Language & Learning

The following may help you determine is your child/adolescent would benefit from Language Therapy:

  • My child has difficulty mastering the reading process.
  • He/she knows how to read but has weak reading comprehension skills.
  • Your child lacks strategies for learning.
  • Your child refuses to read or dislikes reading.
  • Your child has difficulty writing, either with the motor aspect and/or composing sentences, paragraphs and essays.
  • Your child has difficulty attaching meaning to what he hears.
  • He/she seems to process slowly despite his/her abilities.
  • He/she has difficulty completing their homework independently including knowing his/her assignments, initiating and following through.
  • He/she has difficulty keeping their papers, materials, books and locker organized.
  • Homework is a struggle regularly.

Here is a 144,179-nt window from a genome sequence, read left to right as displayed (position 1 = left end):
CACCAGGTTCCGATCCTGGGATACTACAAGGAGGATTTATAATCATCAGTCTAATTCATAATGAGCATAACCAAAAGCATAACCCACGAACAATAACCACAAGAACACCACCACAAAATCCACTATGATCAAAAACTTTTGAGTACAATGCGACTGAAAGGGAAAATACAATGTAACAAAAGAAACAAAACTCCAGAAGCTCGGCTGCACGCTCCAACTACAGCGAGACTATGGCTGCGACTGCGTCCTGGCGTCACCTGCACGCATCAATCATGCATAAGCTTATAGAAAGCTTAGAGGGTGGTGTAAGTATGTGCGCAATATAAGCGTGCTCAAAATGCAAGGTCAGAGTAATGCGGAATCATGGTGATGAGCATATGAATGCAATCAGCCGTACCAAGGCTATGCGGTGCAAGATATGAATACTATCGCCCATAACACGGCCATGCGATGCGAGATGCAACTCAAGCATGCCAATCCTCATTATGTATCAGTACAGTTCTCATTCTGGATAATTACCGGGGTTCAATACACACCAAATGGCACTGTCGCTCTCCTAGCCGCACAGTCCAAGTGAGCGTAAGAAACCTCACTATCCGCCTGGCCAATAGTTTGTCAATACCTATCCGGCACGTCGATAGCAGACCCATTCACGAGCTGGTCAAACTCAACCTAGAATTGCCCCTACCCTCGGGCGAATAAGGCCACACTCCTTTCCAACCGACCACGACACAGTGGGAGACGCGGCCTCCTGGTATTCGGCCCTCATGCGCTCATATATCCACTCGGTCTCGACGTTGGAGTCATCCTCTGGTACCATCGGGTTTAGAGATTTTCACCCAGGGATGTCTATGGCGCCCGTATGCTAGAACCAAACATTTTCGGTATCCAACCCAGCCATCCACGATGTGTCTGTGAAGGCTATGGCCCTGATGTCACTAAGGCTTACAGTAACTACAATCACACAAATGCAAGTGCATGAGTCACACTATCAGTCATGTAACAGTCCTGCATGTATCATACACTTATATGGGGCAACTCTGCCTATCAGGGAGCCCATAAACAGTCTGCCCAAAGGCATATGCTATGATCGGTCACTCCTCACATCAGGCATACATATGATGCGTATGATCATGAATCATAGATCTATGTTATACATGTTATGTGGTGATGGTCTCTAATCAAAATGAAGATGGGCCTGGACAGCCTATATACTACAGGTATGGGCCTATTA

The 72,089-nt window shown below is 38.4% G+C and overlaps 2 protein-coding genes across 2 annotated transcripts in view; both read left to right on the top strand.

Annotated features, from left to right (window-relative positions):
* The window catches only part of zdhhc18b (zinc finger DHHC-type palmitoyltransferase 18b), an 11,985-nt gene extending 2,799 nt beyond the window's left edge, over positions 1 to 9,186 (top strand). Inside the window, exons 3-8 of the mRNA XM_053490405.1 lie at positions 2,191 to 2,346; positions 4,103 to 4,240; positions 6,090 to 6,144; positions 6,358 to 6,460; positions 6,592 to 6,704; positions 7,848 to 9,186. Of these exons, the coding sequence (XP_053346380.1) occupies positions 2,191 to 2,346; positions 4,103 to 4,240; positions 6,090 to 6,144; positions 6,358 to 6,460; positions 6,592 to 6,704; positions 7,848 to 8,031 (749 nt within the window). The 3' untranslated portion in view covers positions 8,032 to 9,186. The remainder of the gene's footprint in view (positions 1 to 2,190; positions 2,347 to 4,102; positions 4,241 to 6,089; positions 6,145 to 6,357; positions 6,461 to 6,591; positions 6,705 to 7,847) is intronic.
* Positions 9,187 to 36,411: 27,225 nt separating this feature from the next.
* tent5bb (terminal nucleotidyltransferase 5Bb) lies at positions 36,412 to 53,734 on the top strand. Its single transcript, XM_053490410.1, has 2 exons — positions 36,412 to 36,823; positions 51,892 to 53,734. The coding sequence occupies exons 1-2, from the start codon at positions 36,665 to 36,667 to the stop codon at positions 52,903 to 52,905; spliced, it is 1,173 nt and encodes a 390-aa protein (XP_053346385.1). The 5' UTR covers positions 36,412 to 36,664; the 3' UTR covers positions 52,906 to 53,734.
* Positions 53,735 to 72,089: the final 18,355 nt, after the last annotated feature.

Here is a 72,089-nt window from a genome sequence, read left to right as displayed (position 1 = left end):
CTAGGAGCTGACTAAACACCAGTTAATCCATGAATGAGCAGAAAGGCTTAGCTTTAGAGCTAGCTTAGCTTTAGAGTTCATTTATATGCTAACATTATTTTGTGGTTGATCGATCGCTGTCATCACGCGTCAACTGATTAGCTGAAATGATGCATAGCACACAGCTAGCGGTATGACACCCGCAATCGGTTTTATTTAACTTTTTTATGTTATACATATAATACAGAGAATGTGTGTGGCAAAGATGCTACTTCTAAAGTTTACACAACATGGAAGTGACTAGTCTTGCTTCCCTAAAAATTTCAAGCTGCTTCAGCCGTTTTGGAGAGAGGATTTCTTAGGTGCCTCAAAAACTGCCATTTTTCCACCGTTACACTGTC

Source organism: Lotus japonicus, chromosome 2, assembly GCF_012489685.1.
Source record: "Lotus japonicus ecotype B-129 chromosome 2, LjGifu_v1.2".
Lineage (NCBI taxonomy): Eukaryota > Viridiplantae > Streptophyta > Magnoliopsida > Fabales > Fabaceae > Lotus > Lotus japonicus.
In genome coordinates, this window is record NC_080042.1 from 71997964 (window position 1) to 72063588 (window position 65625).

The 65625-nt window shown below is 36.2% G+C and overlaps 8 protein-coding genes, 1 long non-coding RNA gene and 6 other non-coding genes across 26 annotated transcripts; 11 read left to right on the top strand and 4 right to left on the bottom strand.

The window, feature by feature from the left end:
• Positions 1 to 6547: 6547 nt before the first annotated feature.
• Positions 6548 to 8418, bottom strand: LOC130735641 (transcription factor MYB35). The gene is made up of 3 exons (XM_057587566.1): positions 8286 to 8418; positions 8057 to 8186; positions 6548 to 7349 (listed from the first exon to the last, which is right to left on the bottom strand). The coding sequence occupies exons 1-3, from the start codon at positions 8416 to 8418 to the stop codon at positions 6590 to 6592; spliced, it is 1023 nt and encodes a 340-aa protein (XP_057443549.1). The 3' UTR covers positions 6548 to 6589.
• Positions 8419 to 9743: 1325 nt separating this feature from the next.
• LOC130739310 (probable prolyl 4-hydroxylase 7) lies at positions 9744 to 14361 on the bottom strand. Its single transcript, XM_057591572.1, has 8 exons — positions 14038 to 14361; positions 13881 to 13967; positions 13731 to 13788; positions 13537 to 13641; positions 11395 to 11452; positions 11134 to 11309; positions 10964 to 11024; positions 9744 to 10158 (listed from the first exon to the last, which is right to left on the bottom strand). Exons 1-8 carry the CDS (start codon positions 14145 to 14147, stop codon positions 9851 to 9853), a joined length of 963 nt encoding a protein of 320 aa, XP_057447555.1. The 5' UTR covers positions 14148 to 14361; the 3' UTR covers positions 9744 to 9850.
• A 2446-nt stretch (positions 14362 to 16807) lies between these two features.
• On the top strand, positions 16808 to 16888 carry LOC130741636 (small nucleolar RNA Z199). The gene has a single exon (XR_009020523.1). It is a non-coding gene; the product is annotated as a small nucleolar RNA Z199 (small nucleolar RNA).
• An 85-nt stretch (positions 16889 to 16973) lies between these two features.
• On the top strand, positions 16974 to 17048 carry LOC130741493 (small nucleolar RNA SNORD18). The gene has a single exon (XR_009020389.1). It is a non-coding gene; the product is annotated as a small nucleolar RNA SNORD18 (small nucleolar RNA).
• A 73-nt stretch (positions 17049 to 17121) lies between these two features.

• Your child struggles with word problems and/or adding, subtracting, multiplying and dividing quickly.
  • Your child lacks strategies for learning.
  • There is a gap between his/her intelligence and his/her academic performance.
  • Your child has struggled over the years across curriculum or in certain areas.
  • He/she studies, yet struggles to convey his/her knowledge on a test.
  • He/she lacks academic confidence.


Discover your child's learning profile

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The importance of language cannot be overstated. It is the primary means for interacting with others, serves as the primary tool for learning, and is the foundation for academic success. When an individual has weaknesses in language, academic difficulties are usually apparent.

 Language involves input through reading and listening and output through speaking and writing. The five domains of language are phonology (ability to hear and manipulate the sounds of language), morphology (the ability to understand how small units of words such as prefixes and suffixes change the meaning of a word), syntax (understanding and use of grammar), semantics (the ability to understand and use words and word meanings to convey ideas), social language (one’s ability to use language to communicate and engage in conversations with others, to know the rules of communication, and to understand nonverbal language.).